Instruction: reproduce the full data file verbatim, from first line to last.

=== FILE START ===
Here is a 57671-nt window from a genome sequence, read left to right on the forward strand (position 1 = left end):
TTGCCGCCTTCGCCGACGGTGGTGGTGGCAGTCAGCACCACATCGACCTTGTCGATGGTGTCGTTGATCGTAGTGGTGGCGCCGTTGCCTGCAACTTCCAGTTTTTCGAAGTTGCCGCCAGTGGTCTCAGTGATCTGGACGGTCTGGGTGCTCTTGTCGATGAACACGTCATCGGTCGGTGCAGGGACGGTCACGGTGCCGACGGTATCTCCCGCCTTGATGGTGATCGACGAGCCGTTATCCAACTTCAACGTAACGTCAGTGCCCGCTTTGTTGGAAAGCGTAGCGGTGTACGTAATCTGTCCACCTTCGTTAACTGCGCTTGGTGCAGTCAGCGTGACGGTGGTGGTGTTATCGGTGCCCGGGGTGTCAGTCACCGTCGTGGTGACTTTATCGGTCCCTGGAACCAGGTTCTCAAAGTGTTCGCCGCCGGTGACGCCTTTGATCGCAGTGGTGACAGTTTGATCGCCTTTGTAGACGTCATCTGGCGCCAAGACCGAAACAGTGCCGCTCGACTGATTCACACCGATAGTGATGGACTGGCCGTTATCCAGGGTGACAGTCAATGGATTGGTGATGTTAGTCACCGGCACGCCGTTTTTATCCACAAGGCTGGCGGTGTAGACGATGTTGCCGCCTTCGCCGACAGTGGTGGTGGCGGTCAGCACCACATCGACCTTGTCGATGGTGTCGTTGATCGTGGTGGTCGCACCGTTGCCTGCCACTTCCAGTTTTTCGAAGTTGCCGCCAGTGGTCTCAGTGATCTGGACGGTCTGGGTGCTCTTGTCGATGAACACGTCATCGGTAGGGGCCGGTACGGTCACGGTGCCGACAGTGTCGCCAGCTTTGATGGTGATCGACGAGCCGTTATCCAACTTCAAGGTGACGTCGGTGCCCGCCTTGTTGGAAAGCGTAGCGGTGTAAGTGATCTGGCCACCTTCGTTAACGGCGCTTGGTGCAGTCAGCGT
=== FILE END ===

Here is a 57671-nt window from a genome sequence, read left to right on the forward strand (position 1 = left end):
TTGCCGCCTTCGCCGACGGTGGTGGTGGCAGTCAGCACCACATCGACCTTGTCGATGGTGTCGTTGATCGTAGTGGTGGCGCCGTTGCCTGCAACTTCCAGTTTTTCGAAGTTGCCGCCAGTGGTCTCAGTGATCTGGACGGTCTGGGTGCTCTTGTCGATGAACACGTCATCGGTCGGTGCAGGGACGGTCACGGTGCCGACGGTATCTCCCGCCTTGATGGTGATCGACGAGCCGTTATCCAACTTCAACGTAACGTCAGTGCCCGCTTTGTTGGAAAGCGTAGCGGTGTACGTAATCTGTCCACCTTCGTTAACTGCGCTTGGTGCAGTCAGCGTGACGGTGGTGGTGTTATCGGTGCCCGGGGTGTCAGTCACCGTCGTGGTGACTTTATCGGTCCCTGGAACCAGGTTCTCAAAGTGTTCGCCGCCGGTGACGCCTTTGATCGCAGTGGTGACAGTTTGATCGCCTTTGTAGACGTCATCTGGCGCCAAGACCGAAACAGTGCCGCTCGACTGATTCACACCGATAGTGATGGACTGGCCGTTATCCAGGGTGACAGTCAATGGATTGGTGATGTTAGTCACCGGCACGCCGTTTTTATCCACAAGGCTGGCGGTGTAGACGATGTTGCCGCCTTCGCCGACAGTGGTGGTGGCGGTCAGCACCACATCGACCTTGTCGATGGTGTCGTTGATCGTGGTGGTCGCACCGTTGCCTGCCACTTCCAGTTTTTCGAAGTTGCCGCCAGTGGTCTCAGTGATCTGGACGGTCTGGGTGCTCTTGTCGATGAACACGTCATCGGTAGGGGCCGGTACGGTCACGGTGCCGACAGTGTCGCCAGCTTTGATGGTGATCGACGAGCCGTTATCCAACTTCAAGGTGACGTCGGTGCCCGCCTTGTTGGAAAGCGTAGCGGTGTAAGTGATCTGGCCACCTTCGTTAACGGCGCTTGGTGCAGTCAGCGT